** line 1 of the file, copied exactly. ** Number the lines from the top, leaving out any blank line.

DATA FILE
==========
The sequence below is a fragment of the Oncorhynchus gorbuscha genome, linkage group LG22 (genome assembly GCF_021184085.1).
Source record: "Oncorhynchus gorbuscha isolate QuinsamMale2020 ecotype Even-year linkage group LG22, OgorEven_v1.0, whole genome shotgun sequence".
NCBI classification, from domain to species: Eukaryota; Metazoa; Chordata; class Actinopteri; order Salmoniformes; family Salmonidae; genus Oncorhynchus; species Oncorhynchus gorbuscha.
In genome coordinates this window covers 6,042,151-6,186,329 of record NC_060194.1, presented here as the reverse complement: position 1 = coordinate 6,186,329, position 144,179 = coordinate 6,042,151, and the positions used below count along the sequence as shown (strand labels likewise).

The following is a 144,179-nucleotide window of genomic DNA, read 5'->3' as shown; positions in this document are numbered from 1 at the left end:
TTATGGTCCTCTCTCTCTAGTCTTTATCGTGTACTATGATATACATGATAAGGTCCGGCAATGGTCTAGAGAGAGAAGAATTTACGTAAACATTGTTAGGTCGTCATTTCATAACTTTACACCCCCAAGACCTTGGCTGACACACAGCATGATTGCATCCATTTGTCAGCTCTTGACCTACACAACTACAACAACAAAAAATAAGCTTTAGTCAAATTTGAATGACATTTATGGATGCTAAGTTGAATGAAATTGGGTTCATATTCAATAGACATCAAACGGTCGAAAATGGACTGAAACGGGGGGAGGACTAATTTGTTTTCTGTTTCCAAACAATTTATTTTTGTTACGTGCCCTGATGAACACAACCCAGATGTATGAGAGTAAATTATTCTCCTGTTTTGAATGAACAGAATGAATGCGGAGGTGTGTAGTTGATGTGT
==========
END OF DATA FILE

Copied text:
The sequence below is a fragment of the Oncorhynchus gorbuscha genome, linkage group LG22 (genome assembly GCF_021184085.1).